Olympian Usain Bolt was used to lure kids away from water, says AG

Usain’s Other Job

In a recent settlement with the state of California, The Gatorade Company agreed to stop undermining water.

The settlement comes after an investigation by the California attorney general into “Bolt!,” a mobile app created by Gatorade in 2012. The game featured Olympic gold medalist Usain Bolt, whose in-game character attempts to retrieve gold coins that have been stolen by pirates. California Attorney General Xavier Becerra claimed that the game had been downloaded 2 million times and played 87 million times between 2012 and 2013. Its audience, he says, consisted overwhelmingly of young adults aged 13 to 24.


The investigation was not an expression of California’s uncompromising anti-pirate stance. Instead, “Bolt!” got attention for another aspect of the game: fuel. Specifically, in-game Usain required fuel to run and pursue the pirates; his two fuel options were Gatorade and water. And here’s what got AG Becerra’s attention. “Gatorade portrayed its products positively while inaccurately and negatively depicting water as hindering athletic performance,” his office stated in a press release. In the game, when Bolt touched Gatorade he ran faster and his fuel increased. When he touched water, he slowed down and lost fuel. Moreover, in the game’s tutorial, Gatorade explicitly stated that the player should keep their performance level high by “avoiding water.” Becerra lashed out at Gatorade. “Making misleading statements is a violation of California law,” he said in the press release. “But making misleading statements aimed at our children is beyond unlawful, it’s morally wrong and a betrayal of trust.”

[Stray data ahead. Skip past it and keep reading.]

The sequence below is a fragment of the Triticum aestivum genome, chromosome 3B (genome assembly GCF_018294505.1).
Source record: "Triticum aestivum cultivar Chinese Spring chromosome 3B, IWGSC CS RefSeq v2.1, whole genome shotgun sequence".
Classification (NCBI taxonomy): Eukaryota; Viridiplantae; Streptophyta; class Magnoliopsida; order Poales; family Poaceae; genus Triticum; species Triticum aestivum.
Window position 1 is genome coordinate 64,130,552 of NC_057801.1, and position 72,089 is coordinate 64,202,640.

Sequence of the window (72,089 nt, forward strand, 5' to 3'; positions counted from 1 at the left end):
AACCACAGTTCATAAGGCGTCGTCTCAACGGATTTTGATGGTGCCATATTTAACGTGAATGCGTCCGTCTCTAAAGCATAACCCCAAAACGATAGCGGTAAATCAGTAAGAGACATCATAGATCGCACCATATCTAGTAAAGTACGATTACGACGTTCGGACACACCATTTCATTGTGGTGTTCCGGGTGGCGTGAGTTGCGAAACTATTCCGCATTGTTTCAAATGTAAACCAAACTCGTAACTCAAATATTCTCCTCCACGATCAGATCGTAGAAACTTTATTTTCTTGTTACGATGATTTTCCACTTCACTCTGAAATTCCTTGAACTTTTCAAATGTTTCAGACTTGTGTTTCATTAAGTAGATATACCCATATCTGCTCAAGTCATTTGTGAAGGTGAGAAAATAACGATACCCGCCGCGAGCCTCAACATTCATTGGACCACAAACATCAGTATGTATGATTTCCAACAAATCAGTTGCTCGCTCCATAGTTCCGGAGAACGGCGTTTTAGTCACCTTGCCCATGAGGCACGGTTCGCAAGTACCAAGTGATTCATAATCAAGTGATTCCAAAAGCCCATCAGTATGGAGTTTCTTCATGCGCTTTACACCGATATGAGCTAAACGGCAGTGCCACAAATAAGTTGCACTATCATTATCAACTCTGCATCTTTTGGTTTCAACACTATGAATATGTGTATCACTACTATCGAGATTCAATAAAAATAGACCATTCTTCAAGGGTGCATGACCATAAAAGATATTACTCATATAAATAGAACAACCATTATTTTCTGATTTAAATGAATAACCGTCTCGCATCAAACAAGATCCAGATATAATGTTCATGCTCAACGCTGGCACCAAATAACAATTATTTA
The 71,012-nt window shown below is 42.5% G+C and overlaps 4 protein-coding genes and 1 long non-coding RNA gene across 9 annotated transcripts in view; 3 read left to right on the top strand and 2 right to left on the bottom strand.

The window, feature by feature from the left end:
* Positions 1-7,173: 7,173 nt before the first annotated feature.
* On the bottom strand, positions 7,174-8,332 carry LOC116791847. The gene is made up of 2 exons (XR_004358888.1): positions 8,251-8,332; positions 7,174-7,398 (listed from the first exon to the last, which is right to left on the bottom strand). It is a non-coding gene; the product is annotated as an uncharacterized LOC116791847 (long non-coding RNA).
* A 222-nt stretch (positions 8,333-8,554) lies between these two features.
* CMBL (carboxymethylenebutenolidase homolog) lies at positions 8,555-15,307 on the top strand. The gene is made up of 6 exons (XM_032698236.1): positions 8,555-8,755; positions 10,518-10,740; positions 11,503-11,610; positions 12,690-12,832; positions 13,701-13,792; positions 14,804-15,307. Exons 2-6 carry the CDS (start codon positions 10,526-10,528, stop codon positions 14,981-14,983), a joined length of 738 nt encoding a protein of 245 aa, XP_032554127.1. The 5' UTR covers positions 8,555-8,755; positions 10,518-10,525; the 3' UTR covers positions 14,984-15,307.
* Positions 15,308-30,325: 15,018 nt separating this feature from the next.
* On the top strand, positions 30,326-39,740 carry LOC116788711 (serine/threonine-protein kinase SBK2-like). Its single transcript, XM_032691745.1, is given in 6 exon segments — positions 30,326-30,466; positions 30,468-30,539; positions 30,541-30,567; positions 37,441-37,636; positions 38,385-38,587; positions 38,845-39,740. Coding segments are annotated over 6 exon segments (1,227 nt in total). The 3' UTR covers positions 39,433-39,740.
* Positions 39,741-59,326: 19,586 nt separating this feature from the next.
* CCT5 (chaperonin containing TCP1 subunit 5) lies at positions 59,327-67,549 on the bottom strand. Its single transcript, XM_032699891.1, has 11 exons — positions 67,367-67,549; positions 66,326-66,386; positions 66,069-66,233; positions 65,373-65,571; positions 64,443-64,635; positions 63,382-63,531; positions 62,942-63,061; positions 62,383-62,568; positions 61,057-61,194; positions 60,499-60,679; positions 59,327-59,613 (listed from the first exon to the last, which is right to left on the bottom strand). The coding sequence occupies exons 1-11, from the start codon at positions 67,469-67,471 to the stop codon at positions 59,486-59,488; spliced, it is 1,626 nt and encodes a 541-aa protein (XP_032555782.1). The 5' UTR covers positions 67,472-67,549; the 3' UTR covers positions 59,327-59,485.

The Takeaway

The settlement was reached on Sept. 21, 2017. Gatorade will pay California $300,000-$180,000 to defray investigation costs and $120,000 to fund child and teen nutrition research and education. The company is required to disclose endorser relationships in social media messaging, and can no longer advertise in media where more than 35 percent of the audience is under age 12. Gatorade is also prohibited “from negatively depicting water in any form of advertisement.”